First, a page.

Or maybe keen to become a professional acupuncturist?
If so, first have a look at our Reading List. That will give you some idea of what to expect. But don’t splash out on the textbooks yet. For one thing they’re expensive: for another, other books are a better introduction.
And if you do decide to enrol in a British acupuncture school, there is one organisation you should join, and there are Centres of Excellence for training that you should consider.
British Acupuncture Council
Besides considering which British acupuncture schools to approach, as an acupuncture student you should definitely become a student member of the British Acupuncture Council (BAcC).
The BAcC is the largest organisation representing professional acupuncturists who practice traditional acupuncture, ie as practised the Asian way.
This gives you either free or at very reduced prices both the journals of the BAcC and access to its annual conference – and much more.
The BAcC has an office in London which covers the whole of Great Britain and Northern Ireland. They have a dedicated staff and an active marketing department, with a huge website which has many resources and a forum. They organise Mentoring and have members appointed to help you with continuing professional development.
The BAcC does a good deal of lobbying for its members and challenges organisations such as NICE on their approach to complementary medicine. For us in Scotland, they recently made presentations of petitions on our behalf to both Edinburgh City Council and the Scottish Government. (January 2016).
Plus they have a Students officer, very useful in lots of ways, who will visit your College (if on the list of approved UK colleges) to give talks and answer questions.
You will also be able to join BAcC regional groups for local meetings – great places to meet other acupuncturists and get useful advice about setting up in practice.
However, training to become a professional acupuncturist does require commitment. Nowadays, courses are at degree level and last for four years. You can of course do some of the work at home, reading and studying. However, you’ll need to attend your college regularly for classes and clinical practice.
As you progress, you’ll learn not just about the theory behind Chinese medicine and acupuncture. You’ll also learn various techniques acupuncturists use, including (of course!) acupuncture, moxa, cupping, guasha, nutrition and much more.
Acupuncture schools all cover a basic course, then add their own particular specialities or enthusiasms, so they all have merits.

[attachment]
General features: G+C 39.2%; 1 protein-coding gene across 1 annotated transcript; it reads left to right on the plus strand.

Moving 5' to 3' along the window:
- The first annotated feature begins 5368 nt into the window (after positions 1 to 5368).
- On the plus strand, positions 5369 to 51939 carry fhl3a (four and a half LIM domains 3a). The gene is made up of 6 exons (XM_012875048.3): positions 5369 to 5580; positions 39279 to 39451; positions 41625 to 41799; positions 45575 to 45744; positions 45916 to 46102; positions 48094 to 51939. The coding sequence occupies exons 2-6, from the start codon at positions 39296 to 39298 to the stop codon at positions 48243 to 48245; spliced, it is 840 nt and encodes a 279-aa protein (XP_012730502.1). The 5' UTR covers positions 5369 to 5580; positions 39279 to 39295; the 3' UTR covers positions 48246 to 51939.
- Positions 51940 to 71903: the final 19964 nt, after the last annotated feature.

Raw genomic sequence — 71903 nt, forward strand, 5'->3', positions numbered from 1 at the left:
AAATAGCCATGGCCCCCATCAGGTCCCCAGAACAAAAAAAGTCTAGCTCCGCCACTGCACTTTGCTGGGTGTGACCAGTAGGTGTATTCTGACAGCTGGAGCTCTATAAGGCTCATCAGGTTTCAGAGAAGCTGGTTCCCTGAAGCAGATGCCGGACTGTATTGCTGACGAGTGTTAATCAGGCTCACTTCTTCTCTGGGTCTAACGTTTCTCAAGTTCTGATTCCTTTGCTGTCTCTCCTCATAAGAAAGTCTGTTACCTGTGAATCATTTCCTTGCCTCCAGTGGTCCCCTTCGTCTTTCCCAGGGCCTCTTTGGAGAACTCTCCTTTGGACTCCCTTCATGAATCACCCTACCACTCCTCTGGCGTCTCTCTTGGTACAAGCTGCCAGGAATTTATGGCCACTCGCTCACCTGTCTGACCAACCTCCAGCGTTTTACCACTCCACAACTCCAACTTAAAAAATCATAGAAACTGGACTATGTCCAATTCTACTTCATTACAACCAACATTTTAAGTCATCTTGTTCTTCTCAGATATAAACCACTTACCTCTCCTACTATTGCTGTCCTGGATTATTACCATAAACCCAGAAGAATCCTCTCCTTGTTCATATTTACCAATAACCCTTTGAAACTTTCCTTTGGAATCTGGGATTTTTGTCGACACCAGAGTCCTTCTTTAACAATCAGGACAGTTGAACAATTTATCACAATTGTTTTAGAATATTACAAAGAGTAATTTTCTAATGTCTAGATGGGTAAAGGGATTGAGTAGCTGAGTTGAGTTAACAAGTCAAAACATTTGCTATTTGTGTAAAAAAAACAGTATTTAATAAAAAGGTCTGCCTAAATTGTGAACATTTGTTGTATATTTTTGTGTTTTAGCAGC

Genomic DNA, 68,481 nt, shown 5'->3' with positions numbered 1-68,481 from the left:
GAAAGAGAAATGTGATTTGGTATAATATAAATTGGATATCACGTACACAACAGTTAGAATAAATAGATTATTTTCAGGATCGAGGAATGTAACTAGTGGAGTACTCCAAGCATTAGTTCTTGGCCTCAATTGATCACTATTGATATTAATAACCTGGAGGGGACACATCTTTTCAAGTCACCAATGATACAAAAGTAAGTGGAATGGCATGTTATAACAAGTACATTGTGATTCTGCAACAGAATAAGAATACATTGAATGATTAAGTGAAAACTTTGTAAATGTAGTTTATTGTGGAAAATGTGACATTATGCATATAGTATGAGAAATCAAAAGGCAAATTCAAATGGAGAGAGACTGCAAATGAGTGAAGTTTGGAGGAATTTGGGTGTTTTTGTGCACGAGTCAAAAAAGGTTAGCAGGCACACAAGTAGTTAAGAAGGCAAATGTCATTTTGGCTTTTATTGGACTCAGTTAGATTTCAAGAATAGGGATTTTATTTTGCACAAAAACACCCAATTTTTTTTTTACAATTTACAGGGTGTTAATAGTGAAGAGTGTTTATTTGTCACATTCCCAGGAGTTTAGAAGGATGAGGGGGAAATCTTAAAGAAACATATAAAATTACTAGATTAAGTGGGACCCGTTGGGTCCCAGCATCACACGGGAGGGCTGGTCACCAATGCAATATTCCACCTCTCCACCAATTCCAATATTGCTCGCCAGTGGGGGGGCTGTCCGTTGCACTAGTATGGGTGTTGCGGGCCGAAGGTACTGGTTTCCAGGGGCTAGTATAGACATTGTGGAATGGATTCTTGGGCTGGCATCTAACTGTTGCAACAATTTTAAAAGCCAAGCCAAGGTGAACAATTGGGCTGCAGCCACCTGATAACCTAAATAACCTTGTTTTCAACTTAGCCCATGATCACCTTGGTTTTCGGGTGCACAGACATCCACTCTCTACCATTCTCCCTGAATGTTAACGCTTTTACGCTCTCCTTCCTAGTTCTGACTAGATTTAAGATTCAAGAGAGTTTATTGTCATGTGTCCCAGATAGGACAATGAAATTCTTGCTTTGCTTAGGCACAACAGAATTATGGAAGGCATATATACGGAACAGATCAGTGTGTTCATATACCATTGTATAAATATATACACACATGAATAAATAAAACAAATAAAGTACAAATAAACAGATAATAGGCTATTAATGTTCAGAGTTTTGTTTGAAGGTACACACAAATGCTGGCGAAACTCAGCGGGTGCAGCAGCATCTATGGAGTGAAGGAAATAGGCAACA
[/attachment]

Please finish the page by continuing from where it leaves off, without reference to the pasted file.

Anatomy, Physiology, Pathology, Drugs …
You’ll also learn, as a necessary part of your acupuncture study course, human body structure and function, physiology and pathology. A fair amount of your time may be spent on anatomy.
You’ll also learn why doctors prescribe medication and what the drugs patients receive are for and are doing to them.
The colleges also encourage friendly relationships between those attending. This is because students can often help one another for mutual benefit.
There’s another plus! Over the four acupuncture study years you may make some of the best friends of your life.
British Acupuncture Accreditation Board BAAB
The BAAB is the organisation that accredits acupuncture schools. If you graduate from one of the colleges accredited by it you are certain of fulfilling the registration requirements of the British Acupuncture Council.
The following UK acupuncture schools and colleges, accredited by the BAAB, are taking on new students:
The Northern College of Acupuncture has been running acupuncture courses since 1988. They offer both a BSc and an MSc in acupuncture and also post graduate degrees in nutritional therapy and Chinese herbal medicine.
They also run busy teaching clinics at the College. This is situated in the centre of historic York. Clinical practice is at the heart of their work, with students involved in the teaching clinic from the start of their courses.
The college was the first teaching institution of any kind in the UK to offer a University degree in acupuncture. It was also the first to achieve professional accreditation for its acupuncture courses, Chinese herbal medicine and nutritional therapy programmes.
They also make a significant contribution to research by practitioners. Research carried out by the College contributed to the NICE back pain guidelines. These recommended that the NHS provide acupuncture for back pain.
Study acupuncture at other colleges? In no particular order …